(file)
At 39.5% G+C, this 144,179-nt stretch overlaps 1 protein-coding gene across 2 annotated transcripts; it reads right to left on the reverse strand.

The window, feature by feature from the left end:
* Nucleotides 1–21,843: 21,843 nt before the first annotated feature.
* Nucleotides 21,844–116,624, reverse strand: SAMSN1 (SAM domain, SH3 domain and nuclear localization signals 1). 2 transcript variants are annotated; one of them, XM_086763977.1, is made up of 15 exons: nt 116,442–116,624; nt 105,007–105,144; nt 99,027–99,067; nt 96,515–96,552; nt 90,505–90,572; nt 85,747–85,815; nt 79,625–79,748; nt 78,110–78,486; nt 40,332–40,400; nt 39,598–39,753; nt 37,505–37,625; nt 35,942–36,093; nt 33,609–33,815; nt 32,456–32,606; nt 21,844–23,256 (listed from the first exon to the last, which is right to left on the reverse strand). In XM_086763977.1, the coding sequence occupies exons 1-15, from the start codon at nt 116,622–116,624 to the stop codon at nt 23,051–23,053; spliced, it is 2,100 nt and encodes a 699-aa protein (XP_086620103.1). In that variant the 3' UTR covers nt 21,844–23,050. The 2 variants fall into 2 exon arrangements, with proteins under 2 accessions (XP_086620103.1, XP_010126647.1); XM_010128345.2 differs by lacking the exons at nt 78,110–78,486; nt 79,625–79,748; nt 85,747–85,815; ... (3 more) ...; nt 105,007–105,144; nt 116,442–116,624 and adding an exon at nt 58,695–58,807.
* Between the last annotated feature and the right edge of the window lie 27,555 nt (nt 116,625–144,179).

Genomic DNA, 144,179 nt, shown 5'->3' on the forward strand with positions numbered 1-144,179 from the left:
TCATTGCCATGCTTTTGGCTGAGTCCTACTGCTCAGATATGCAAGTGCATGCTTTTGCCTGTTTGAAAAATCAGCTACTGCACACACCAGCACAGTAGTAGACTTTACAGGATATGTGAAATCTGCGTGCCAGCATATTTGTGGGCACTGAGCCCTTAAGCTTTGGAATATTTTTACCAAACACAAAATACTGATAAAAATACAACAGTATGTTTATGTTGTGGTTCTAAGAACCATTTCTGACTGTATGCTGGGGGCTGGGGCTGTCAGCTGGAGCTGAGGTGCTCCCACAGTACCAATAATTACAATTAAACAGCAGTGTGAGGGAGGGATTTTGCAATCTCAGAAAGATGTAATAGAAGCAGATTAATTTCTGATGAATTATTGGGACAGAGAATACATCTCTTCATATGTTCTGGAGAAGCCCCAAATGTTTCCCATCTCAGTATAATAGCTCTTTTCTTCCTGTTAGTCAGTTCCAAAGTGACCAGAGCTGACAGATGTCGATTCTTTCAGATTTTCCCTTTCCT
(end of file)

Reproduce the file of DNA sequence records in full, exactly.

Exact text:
At 39.5% G+C, this 144,179-nt stretch overlaps 1 protein-coding gene across 2 annotated transcripts; it reads right to left on the reverse strand.

The window, feature by feature from the left end:
* Nucleotides 1–21,843: 21,843 nt before the first annotated feature.
* Nucleotides 21,844–116,624, reverse strand: SAMSN1 (SAM domain, SH3 domain and nuclear localization signals 1). 2 transcript variants are annotated; one of them, XM_086763977.1, is made up of 15 exons: nt 116,442–116,624; nt 105,007–105,144; nt 99,027–99,067; nt 96,515–96,552; nt 90,505–90,572; nt 85,747–85,815; nt 79,625–79,748; nt 78,110–78,486; nt 40,332–40,400; nt 39,598–39,753; nt 37,505–37,625; nt 35,942–36,093; nt 33,609–33,815; nt 32,456–32,606; nt 21,844–23,256 (listed from the first exon to the last, which is right to left on the reverse strand). In XM_086763977.1, the coding sequence occupies exons 1-15, from the start codon at nt 116,622–116,624 to the stop codon at nt 23,051–23,053; spliced, it is 2,100 nt and encodes a 699-aa protein (XP_086620103.1). In that variant the 3' UTR covers nt 21,844–23,050. The 2 variants fall into 2 exon arrangements, with proteins under 2 accessions (XP_086620103.1, XP_010126647.1); XM_010128345.2 differs by lacking the exons at nt 78,110–78,486; nt 79,625–79,748; nt 85,747–85,815; ... (3 more) ...; nt 105,007–105,144; nt 116,442–116,624 and adding an exon at nt 58,695–58,807.
* Between the last annotated feature and the right edge of the window lie 27,555 nt (nt 116,625–144,179).

Genomic DNA, 144,179 nt, shown 5'->3' on the forward strand with positions numbered 1-144,179 from the left:
TCATTGCCATGCTTTTGGCTGAGTCCTACTGCTCAGATATGCAAGTGCATGCTTTTGCCTGTTTGAAAAATCAGCTACTGCACACACCAGCACAGTAGTAGACTTTACAGGATATGTGAAATCTGCGTGCCAGCATATTTGTGGGCACTGAGCCCTTAAGCTTTGGAATATTTTTACCAAACACAAAATACTGATAAAAATACAACAGTATGTTTATGTTGTGGTTCTAAGAACCATTTCTGACTGTATGCTGGGGGCTGGGGCTGTCAGCTGGAGCTGAGGTGCTCCCACAGTACCAATAATTACAATTAAACAGCAGTGTGAGGGAGGGATTTTGCAATCTCAGAAAGATGTAATAGAAGCAGATTAATTTCTGATGAATTATTGGGACAGAGAATACATCTCTTCATATGTTCTGGAGAAGCCCCAAATGTTTCCCATCTCAGTATAATAGCTCTTTTCTTCCTGTTAGTCAGTTCCAAAGTGACCAGAGCTGACAGATGTCGATTCTTTCAGATTTTCCCTTTCCT